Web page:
It gets worse. We're then treated to Dinyar Godrej's 'Kiwi Fruit' which reads:
"Our love was like kiwi fruit
you gave me that I in the kitchen
the secret sharer, partook."
Can you imagine anything half-decent coming out of an opening like that? I can't.
The poem goes on to speak of "the same quotidian covering / of plain brownpaper as our lives / were then" and how "Now there is only languor / between assignments and the boredom / of expectancy." I particularly love "quotidian covering of plain brownpaper". As opposed, doubtless, to quotidian coverings of fancy brownpaper. Or extraordinary coverings of plain brownpaper.
Then there's Marilyn Noronha, sounding like Emily Dickinson at the age of three:
"There is one comfort now,Never mind the banality of the idea or the complete absence of originality - whether in thought, image or language. What cracks me up every time is the "God knows" at the end of the second stanza. It's so complete an anticlimax as to be practically bathetic. For Ms. Noronha's sake I hope she wrote this poem as a spoof, because that's what it undeniably is.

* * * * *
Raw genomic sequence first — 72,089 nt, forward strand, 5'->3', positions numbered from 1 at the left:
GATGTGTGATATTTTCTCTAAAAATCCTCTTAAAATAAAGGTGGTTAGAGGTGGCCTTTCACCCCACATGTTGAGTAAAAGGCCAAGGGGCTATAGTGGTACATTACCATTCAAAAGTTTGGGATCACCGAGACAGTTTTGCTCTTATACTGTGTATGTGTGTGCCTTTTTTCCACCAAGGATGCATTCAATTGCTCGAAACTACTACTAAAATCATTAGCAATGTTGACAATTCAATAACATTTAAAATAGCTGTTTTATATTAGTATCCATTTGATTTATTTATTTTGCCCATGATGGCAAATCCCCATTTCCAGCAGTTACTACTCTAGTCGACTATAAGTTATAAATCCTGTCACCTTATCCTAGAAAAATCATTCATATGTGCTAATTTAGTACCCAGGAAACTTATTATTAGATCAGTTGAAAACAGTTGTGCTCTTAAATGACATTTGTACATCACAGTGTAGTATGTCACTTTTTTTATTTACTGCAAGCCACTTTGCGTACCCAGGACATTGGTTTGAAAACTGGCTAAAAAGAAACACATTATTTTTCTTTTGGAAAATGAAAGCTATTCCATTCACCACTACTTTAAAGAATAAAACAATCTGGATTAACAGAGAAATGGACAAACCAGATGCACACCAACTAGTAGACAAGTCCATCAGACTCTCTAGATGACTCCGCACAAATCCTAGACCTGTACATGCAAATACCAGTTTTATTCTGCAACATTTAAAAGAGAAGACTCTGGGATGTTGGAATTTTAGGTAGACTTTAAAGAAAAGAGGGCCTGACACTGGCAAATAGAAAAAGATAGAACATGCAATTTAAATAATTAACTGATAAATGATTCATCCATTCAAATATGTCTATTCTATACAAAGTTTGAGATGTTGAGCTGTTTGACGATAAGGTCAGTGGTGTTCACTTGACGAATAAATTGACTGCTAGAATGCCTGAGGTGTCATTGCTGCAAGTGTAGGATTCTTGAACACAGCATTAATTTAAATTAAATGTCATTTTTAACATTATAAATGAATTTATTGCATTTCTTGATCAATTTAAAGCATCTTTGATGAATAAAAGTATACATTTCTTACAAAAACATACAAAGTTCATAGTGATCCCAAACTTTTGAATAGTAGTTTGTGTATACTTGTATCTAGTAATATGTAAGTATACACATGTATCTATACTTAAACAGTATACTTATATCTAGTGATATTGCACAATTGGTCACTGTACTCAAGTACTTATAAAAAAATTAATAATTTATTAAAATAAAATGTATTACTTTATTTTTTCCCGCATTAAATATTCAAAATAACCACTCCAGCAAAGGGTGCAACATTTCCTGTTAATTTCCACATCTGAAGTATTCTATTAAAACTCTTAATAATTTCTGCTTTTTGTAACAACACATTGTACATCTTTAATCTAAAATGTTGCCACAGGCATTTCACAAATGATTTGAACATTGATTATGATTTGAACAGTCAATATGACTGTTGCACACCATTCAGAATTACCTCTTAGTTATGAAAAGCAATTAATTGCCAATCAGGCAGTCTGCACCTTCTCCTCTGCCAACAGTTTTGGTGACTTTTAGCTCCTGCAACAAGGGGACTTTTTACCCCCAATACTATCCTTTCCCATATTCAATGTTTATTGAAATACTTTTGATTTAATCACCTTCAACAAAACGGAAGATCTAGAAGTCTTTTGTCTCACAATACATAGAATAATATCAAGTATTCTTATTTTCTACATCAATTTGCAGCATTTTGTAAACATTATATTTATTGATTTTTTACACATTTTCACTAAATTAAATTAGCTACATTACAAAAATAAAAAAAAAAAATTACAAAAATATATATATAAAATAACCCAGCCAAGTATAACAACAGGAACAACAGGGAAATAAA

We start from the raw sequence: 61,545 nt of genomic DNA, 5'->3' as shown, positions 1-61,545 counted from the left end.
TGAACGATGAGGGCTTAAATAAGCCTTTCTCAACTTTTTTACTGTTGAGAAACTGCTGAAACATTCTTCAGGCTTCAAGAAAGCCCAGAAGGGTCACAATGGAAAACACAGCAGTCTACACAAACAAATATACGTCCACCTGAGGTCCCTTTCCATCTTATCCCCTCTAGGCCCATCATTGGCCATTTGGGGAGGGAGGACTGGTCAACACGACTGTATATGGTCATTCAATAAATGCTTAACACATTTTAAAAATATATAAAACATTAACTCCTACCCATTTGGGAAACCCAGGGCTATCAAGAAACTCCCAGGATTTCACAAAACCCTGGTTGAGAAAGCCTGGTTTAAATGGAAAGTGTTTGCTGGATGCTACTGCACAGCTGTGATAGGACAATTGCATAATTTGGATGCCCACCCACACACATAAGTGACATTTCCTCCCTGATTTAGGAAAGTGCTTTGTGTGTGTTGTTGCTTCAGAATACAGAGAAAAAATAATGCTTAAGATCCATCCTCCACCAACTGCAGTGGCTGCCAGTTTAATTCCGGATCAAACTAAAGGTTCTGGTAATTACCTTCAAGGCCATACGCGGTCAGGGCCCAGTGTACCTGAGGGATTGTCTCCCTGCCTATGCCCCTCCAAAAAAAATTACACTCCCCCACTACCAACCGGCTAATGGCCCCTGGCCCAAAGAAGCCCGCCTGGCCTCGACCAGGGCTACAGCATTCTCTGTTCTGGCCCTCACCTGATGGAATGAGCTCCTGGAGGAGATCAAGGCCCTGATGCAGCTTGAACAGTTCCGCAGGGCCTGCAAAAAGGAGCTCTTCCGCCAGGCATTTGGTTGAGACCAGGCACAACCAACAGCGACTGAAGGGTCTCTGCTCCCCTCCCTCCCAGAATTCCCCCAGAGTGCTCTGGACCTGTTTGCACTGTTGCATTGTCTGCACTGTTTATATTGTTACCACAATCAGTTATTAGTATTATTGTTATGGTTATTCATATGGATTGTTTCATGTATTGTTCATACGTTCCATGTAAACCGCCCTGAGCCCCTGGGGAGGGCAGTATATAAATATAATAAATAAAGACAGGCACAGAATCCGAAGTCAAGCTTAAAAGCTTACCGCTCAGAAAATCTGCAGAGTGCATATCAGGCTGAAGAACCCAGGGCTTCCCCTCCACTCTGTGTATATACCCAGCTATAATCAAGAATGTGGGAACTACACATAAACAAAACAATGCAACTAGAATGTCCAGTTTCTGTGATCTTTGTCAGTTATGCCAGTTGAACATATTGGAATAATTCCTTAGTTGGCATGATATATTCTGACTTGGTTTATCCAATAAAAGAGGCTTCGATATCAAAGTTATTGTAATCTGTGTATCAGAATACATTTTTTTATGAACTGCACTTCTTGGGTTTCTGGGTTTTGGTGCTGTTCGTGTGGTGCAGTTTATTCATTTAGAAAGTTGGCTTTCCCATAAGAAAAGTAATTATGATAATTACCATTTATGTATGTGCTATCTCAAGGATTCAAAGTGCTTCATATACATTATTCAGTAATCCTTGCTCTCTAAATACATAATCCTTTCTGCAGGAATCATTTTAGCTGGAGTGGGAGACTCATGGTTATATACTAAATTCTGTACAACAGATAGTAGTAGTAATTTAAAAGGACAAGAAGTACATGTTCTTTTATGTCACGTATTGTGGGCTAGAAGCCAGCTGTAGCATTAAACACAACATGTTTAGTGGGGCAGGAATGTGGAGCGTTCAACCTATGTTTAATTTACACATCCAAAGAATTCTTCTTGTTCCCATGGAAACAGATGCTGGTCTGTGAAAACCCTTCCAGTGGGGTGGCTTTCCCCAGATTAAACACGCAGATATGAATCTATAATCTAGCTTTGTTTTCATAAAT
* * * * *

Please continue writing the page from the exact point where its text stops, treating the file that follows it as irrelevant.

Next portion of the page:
I don't fear death.
At worst, it will be
an undisturbed repose
and I am very tired,
At best it will mean happiness
that I have never known.
If I am with you, once more,
it will mean going home."
- Marilyn Noronha, 'There is one comfort'
But the award for the worst poem of the lot goes unequivocally to this howlingly bad piece by Menka Shivdasani, which I reproduce in its entirety:
"'How come your hair is so silky?'
the black musician asked, and she,
half-asleep, said Hong Kong was full of gloss
and sometimes the place got in your hair.
He was a professional, and they were playing